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Unpalatable fiction: An exploration of transgressive gender identity in Hannibal

Gilson, Danielle (2013) Unpalatable fiction: An exploration of transgressive gender identity in Hannibal. Honours thesis, Murdoch University.

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Abstract

Mainstream culture often renders gender identities that do not conform to heteronormative ideals as 'deviant' and inauthentic - a failure of the norm. This thesis offers a close reading of Thomas Harris's 1999 work of fiction, Hannibal, and analyses the ways in which, as a contemporary Gothic text, the narrative provides a space for the exploration of transgressive gender identity. Since its inception in the late eighteenth century, the gothic genre has been primarily concerned with exploring subjects considered taboo within mainstream consciousness. Through an analysis that situates Hannibal within a Gothic framework, the thesis argues that Harris re-conceptualises elements of the traditional Gothic and thus produces a subversive narrative that draws attention to gender identities excluded from the heteronormative matrix. Judith Butler's readings of gender help expand the reading of Hannibal as a reconceptualisation of generic gender roles in the Gothic, and facilitate an analysis of transgressive gender identity in the novel. Within the democratic space of the contemporary Gothic, Hannibal can thus be read as critiquing mainstream culture's treatment of those who inhabit a space outside the confinement of the naturalised heterosexual binary matrix. Focusing on selected characters identified as pivotal in the novel, the thesis demonstrates Butler's argument that heteronormative gender categories are illusory, formed as they are on the repudiation of those considered a disruption or failure of the norm. The concluding discussion reinforces this argument by examining the parochialism of mainstream culture and the continued marginalising of alternative gender identities in society.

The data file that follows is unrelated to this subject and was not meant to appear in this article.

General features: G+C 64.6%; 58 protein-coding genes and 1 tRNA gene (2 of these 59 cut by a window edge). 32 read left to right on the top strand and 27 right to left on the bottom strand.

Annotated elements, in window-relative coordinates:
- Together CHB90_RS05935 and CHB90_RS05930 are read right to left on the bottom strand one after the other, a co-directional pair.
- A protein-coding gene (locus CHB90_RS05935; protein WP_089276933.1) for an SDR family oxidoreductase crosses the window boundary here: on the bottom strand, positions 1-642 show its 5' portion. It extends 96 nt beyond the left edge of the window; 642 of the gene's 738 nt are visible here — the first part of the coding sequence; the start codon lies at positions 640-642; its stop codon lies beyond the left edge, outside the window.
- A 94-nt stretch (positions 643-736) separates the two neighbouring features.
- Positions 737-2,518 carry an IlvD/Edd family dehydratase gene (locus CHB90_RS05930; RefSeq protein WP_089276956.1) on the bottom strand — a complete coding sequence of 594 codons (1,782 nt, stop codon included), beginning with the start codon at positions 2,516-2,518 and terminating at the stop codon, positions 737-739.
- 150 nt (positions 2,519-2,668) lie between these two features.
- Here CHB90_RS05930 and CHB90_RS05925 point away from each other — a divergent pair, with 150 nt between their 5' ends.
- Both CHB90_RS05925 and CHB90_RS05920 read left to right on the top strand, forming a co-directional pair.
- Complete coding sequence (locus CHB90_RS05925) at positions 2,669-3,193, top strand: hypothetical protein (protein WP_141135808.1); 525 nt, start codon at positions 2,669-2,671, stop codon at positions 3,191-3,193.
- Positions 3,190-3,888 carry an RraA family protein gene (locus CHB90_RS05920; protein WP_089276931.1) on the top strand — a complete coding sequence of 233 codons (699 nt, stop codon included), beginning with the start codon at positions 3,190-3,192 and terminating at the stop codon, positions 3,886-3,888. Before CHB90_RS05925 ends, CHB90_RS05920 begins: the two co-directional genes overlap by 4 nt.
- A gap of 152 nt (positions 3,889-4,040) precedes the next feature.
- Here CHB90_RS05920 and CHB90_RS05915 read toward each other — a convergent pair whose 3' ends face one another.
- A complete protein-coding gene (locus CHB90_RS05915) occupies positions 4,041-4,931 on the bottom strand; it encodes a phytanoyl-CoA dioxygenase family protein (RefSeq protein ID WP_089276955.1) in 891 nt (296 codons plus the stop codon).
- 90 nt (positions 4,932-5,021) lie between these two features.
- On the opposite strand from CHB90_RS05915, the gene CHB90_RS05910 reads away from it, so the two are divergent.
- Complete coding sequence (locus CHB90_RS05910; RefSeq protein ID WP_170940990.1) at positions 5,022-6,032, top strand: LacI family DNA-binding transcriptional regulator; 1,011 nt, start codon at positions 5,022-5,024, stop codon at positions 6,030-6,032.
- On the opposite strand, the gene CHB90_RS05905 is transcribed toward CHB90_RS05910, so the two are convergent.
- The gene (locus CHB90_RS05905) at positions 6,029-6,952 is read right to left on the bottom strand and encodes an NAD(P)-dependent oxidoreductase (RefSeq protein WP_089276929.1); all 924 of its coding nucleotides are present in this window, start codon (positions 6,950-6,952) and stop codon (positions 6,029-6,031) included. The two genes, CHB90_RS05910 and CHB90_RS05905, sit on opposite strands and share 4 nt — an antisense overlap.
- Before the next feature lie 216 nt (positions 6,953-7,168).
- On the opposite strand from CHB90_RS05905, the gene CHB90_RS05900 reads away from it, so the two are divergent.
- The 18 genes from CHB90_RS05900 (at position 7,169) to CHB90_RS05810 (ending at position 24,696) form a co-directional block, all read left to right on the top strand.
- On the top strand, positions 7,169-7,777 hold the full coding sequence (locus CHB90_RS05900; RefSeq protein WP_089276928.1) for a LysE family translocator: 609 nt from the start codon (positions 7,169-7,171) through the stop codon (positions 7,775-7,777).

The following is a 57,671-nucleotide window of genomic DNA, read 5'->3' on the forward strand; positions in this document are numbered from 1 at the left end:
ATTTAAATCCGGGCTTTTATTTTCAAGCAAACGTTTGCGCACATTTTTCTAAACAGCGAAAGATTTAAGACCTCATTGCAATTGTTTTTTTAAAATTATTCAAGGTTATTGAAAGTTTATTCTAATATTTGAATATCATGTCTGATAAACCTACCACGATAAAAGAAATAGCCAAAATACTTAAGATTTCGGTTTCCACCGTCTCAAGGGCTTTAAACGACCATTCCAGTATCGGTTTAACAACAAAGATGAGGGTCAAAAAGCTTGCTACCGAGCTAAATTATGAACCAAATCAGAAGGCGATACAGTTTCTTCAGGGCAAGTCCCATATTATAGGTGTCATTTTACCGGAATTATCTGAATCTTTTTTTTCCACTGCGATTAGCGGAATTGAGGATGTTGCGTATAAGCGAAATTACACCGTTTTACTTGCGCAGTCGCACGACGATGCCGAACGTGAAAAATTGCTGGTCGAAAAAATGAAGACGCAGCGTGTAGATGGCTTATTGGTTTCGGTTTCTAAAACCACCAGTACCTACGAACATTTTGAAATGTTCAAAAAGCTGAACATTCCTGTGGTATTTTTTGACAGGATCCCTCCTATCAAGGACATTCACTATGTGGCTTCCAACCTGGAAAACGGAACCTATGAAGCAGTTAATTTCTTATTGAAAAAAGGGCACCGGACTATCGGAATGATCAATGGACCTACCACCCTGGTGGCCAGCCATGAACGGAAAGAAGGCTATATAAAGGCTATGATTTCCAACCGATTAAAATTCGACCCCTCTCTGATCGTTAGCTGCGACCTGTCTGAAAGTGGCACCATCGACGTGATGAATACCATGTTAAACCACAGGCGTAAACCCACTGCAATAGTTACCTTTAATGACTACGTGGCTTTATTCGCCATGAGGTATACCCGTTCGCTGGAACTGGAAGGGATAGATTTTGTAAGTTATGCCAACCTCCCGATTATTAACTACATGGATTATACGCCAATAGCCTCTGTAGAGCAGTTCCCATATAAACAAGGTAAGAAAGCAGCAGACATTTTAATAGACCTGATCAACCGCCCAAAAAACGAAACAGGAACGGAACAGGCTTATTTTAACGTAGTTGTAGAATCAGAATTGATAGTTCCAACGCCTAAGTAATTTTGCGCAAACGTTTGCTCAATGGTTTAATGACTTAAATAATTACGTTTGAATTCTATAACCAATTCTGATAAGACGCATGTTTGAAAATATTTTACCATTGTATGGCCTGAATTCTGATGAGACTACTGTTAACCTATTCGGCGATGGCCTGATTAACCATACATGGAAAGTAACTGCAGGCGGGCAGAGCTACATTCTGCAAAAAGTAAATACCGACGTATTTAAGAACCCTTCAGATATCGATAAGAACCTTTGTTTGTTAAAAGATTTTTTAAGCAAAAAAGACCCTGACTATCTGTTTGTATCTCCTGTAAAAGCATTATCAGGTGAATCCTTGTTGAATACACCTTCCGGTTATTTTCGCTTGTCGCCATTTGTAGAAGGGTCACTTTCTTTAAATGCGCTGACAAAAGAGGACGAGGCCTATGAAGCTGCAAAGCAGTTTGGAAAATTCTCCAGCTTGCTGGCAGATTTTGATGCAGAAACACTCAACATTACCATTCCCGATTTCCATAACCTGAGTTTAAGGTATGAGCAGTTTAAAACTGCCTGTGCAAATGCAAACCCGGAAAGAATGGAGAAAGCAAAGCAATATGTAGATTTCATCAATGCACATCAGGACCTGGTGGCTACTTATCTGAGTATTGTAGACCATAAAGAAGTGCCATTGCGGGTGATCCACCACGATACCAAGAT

Publication Type: Thesis (Honours)
Murdoch Affiliation: School of Arts
Supervisor: Surma, Anne
URI: http://researchrepository.murdoch.edu.au/id/eprint/19639
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